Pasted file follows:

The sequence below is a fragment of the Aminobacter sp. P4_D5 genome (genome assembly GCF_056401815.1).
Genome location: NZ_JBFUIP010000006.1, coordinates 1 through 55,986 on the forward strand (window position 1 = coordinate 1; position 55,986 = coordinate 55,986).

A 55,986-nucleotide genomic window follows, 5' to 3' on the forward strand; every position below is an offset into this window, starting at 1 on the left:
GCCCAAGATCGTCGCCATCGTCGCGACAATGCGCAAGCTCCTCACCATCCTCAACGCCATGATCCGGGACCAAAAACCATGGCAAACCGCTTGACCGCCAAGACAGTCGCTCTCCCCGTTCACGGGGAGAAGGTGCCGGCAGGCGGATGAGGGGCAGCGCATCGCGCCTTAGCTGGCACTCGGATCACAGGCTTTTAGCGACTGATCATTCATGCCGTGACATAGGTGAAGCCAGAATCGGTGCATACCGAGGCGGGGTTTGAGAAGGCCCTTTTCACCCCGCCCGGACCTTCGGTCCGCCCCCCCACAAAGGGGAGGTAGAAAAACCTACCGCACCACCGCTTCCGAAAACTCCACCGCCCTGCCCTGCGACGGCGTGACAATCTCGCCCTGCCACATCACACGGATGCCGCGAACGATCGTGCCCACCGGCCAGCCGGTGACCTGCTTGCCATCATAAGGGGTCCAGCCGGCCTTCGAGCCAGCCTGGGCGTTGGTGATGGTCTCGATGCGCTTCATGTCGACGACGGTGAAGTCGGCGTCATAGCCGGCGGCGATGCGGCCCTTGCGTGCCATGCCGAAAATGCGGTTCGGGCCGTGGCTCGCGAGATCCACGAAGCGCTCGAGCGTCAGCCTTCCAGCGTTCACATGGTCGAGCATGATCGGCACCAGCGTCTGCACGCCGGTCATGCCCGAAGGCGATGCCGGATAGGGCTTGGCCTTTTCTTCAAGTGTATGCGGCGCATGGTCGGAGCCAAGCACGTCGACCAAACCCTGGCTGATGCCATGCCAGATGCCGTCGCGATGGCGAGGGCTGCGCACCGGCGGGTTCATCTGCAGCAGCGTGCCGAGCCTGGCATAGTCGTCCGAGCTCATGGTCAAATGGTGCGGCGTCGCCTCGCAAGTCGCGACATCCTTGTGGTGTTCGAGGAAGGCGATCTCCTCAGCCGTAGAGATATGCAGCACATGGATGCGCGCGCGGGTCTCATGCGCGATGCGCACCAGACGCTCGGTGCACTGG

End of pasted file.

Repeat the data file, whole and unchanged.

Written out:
The sequence below is a fragment of the Aminobacter sp. P4_D5 genome (genome assembly GCF_056401815.1).
Genome location: NZ_JBFUIP010000006.1, coordinates 1 through 55,986 on the forward strand (window position 1 = coordinate 1; position 55,986 = coordinate 55,986).

A 55,986-nucleotide genomic window follows, 5' to 3' on the forward strand; every position below is an offset into this window, starting at 1 on the left:
GCCCAAGATCGTCGCCATCGTCGCGACAATGCGCAAGCTCCTCACCATCCTCAACGCCATGATCCGGGACCAAAAACCATGGCAAACCGCTTGACCGCCAAGACAGTCGCTCTCCCCGTTCACGGGGAGAAGGTGCCGGCAGGCGGATGAGGGGCAGCGCATCGCGCCTTAGCTGGCACTCGGATCACAGGCTTTTAGCGACTGATCATTCATGCCGTGACATAGGTGAAGCCAGAATCGGTGCATACCGAGGCGGGGTTTGAGAAGGCCCTTTTCACCCCGCCCGGACCTTCGGTCCGCCCCCCCACAAAGGGGAGGTAGAAAAACCTACCGCACCACCGCTTCCGAAAACTCCACCGCCCTGCCCTGCGACGGCGTGACAATCTCGCCCTGCCACATCACACGGATGCCGCGAACGATCGTGCCCACCGGCCAGCCGGTGACCTGCTTGCCATCATAAGGGGTCCAGCCGGCCTTCGAGCCAGCCTGGGCGTTGGTGATGGTCTCGATGCGCTTCATGTCGACGACGGTGAAGTCGGCGTCATAGCCGGCGGCGATGCGGCCCTTGCGTGCCATGCCGAAAATGCGGTTCGGGCCGTGGCTCGCGAGATCCACGAAGCGCTCGAGCGTCAGCCTTCCAGCGTTCACATGGTCGAGCATGATCGGCACCAGCGTCTGCACGCCGGTCATGCCCGAAGGCGATGCCGGATAGGGCTTGGCCTTTTCTTCAAGTGTATGCGGCGCATGGTCGGAGCCAAGCACGTCGACCAAACCCTGGCTGATGCCATGCCAGATGCCGTCGCGATGGCGAGGGCTGCGCACCGGCGGGTTCATCTGCAGCAGCGTGCCGAGCCTGGCATAGTCGTCCGAGCTCATGGTCAAATGGTGCGGCGTCGCCTCGCAAGTCGCGACATCCTTGTGGTGTTCGAGGAAGGCGATCTCCTCAGCCGTAGAGATATGCAGCACATGGATGCGCGCGCGGGTCTCATGCGCGATGCGCACCAGACGCTCGGTGCACTGG